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OUR LITTLE PAGE OF "MISHAPS"

One Saturday Morning....
We are a humble bunch and will share our lessons learned, both good and bad, with whomever is interested. Herein lay the bad. Our first on (or off depending on your perspective) track "incident" was experienced at the fall 1999 MADS event held at Summit Point Raceway on the Jefferson Circuit. Paul Ober decided to explore the landscape in turn 5 while we were running the track in the counter clockwise direction. For those unfamiliar with this course or this section of the track, turn 5 is a downhill medium radius left hander with a healthy dose of positive camber. It is a little bumpy but can typically be taken at about 40-50mph after braking down from 85-90mph after cresting the hill. All this is given optimum conditions of course. However, on the saturday morning it was overcast and damp. Paul later told us that he turned the wheel and nothing happened and straight off into a ditch he went. And on into a tire wall nose first. The trip through the ditch and into the tires was harsh enough to hole the radiator and A/C coil, buckle the two front fenders and hood, scratch the windshield and destroy essentially all the under body and lip spoiler plastic. What we can say, is that the impact was soft enough that the air bag did not deploy and unbelievably Paul was able to drive the car back to the pits unaided albeit with the coolant buzzer screaming in his ear. There was no structural damage. Cold tires, cold track, and THE RED MIST, do not for a pleasant experience make! Paul's car has made a complete recovery. Below are a few pictures of the repair as it progressed.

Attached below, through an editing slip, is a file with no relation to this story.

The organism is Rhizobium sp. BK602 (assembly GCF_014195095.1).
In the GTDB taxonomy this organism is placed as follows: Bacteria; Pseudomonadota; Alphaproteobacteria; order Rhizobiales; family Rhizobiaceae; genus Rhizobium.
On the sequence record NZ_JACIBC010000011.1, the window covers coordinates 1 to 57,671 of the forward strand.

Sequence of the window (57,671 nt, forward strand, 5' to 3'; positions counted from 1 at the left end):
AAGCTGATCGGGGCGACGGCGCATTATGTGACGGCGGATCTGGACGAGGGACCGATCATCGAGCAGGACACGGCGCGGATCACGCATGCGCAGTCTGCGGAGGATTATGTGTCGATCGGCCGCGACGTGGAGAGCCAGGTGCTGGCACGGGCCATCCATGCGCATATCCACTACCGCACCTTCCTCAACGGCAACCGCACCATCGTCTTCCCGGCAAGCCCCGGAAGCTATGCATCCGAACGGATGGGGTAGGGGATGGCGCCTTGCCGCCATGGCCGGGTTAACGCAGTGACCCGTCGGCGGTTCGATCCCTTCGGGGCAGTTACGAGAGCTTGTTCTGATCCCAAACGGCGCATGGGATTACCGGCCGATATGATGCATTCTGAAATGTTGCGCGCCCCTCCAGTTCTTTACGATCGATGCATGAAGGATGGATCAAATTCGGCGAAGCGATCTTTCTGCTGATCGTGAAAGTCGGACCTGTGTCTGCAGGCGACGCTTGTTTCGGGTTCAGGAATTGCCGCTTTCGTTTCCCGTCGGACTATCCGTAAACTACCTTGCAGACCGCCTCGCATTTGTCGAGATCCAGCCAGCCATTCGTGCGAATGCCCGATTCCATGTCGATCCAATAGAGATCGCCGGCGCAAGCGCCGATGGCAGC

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A LITTLE FATT DANCE
Summit Point for all intensive purposes is a fairly forgiving track. In September of 1999 it was freshly repaved. And a mighty fine surface it is now. So off to Summit Point we go to sample the "new" track. Friday At The Track (FATT) was attended by Chris Regan, Rich Mills and Ed Hahn. However, Mr. Hahn in the process of testing a new set of Kuhmo R compound tires got a little exuberant with the loud pedal coming out of turn nine. This resulted in a beautifully executed 360 followed by a slide into the grass and a friendly kiss with the tire wall. After all was said and done he came to rest halfway up a dirt retaining burm almost underneath the flag station's crows nest. The resultant "damage" is seen below. The missing element of these photographs is a flattened tire that was peeled from the rim during the ride up the burm. The car was driven home under its own power. Mr. Hahn has some plans for a new paint color after the body work is done but is keeping his choice a secret.
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This page last updated May 20, 2000

If you would like to contact us and converse about our experiences with RX-7's:
please feel free to send an e-mail to rotarypower@rx-7.net

Disclaimer: All images contained on this page are the sole property of C. Regan or were collected from the public domain, unless otherwise indicated. If any image contained on this page is considered private property please contact Christopher Regan.